John Lennon was shot dead in New York City the next week, and Stevie Nicks’ uncle John passed away after a protracted fight with cancer. Her famous song “Edge of Seventeen” was driven by the anguish and sadness of the two incidents.
The verses of “Edge of Seventeen” depict a grieving Nicks who was dealing with the assassination of John Lennon within the same week in December 1980, as well as the loss of her uncle Jonathan who ended his struggle with cancer.
“‘And the days go by like a strand in the wind,’ that’s how fast those days were going by during my uncle’s illness, and it was so upsetting to me,” Nicks commented on the lyrics in an interview from 1981. “The part that says ‘I went today… maybe I will go again… tomorrow’ refers to seeing him the day before he died. He was home and my aunt had some music softly playing, and it was a perfect place for the spirit to go away. The white-winged dove in the song is a spirit that is leaving a body, and I felt a great loss at how both Johns were taken. ‘I hear the call of the nightbird singing, come away, come away.’”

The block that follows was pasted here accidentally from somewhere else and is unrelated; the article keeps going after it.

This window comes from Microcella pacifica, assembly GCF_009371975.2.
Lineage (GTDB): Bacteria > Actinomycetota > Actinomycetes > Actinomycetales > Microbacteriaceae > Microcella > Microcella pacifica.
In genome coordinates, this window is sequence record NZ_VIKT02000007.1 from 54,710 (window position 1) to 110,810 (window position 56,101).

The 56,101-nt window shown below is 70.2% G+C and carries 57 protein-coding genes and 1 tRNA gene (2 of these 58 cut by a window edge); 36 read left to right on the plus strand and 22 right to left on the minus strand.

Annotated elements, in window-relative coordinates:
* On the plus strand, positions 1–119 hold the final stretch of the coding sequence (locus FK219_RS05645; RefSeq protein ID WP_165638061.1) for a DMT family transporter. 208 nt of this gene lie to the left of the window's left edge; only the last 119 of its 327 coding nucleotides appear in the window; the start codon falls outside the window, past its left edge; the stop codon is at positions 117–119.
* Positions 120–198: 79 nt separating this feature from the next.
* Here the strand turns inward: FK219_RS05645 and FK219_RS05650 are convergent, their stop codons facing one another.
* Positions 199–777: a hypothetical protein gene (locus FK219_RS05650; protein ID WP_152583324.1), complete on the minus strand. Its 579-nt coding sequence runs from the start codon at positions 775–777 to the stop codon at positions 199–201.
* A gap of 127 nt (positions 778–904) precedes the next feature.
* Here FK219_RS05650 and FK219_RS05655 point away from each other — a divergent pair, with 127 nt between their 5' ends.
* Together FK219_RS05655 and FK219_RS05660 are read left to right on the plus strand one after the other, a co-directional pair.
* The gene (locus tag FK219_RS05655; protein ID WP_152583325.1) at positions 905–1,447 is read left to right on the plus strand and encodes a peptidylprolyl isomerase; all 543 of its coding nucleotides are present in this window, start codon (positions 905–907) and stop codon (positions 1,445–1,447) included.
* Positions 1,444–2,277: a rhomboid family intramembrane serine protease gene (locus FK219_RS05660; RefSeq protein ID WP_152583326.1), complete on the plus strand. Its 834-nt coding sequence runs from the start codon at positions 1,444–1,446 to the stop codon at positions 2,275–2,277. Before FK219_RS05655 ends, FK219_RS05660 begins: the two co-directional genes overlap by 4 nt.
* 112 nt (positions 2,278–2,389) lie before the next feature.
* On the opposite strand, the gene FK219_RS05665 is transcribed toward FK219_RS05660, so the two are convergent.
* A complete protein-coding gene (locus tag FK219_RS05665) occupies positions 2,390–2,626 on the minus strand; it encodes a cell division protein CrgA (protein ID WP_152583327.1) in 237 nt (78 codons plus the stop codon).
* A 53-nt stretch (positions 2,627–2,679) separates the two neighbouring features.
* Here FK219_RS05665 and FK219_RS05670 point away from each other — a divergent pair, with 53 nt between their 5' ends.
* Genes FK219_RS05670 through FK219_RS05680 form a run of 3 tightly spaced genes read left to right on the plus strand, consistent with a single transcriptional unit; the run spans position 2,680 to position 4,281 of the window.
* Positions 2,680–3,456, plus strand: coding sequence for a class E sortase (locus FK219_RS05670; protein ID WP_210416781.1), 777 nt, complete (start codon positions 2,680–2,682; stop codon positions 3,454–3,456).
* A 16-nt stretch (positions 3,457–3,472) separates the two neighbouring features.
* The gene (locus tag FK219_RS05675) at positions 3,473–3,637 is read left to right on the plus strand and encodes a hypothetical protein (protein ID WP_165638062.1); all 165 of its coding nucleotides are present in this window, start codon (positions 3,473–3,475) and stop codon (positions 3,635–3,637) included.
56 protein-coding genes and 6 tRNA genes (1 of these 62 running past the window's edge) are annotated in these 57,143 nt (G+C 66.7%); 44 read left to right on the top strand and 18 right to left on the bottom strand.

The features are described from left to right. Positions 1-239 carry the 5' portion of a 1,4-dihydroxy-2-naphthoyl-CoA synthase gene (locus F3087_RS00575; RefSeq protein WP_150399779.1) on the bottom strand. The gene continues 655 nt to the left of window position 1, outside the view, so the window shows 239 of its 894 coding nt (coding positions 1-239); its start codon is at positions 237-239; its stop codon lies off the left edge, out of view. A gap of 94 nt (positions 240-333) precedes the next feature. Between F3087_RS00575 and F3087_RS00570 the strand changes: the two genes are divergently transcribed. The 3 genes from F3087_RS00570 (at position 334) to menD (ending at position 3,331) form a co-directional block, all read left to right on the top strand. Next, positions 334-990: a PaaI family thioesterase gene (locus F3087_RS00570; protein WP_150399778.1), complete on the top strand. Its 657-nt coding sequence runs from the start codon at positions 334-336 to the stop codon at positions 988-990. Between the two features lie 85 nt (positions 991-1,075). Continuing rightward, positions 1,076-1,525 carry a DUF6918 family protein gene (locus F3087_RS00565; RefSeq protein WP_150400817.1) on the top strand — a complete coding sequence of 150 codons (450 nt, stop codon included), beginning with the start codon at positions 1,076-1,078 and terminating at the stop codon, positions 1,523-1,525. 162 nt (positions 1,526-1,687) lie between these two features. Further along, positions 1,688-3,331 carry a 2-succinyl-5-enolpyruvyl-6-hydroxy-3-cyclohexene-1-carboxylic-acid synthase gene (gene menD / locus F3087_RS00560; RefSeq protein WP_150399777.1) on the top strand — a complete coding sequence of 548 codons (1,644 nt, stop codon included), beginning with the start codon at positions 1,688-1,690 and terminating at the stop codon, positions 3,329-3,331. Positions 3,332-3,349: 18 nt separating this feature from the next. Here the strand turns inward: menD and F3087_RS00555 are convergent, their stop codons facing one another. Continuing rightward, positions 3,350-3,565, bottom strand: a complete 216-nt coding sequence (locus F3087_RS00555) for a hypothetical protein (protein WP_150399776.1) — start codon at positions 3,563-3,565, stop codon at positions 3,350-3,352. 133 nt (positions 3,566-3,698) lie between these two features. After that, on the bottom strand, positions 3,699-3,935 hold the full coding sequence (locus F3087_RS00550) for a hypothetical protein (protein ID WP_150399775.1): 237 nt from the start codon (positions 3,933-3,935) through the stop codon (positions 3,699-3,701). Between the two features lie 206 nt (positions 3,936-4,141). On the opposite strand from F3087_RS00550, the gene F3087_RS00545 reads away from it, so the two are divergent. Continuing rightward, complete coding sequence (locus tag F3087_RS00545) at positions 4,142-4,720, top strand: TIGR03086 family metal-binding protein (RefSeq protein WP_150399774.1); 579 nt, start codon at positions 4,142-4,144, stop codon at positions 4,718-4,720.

Nicks was influenced when composing the piece due to the way Lennon and her uncle died and how the term “white-winged dove” refers to the idea of the spirit leaving one’s body.
“It became a song about violent death, which was very scary to me because at that point no one in my family had died,” Nicks went on to explain the significance of the line. “To me, the white-winged dove was for John Lennon the dove of peace, and for my uncle, it was the white-winged dove who lives in the saguaro cactus—that’s how I found out about the white-winged dove, and it does make a sound like ‘whooo, whooo, whooo.’ I read that somewhere in Phoenix and thought I would use that in this song.”
Nicks added, “The dove became exciting and sad and tragic and incredibly dramatic. Every time I sing this song I have that ability to go back to that two-month period where it all came down.”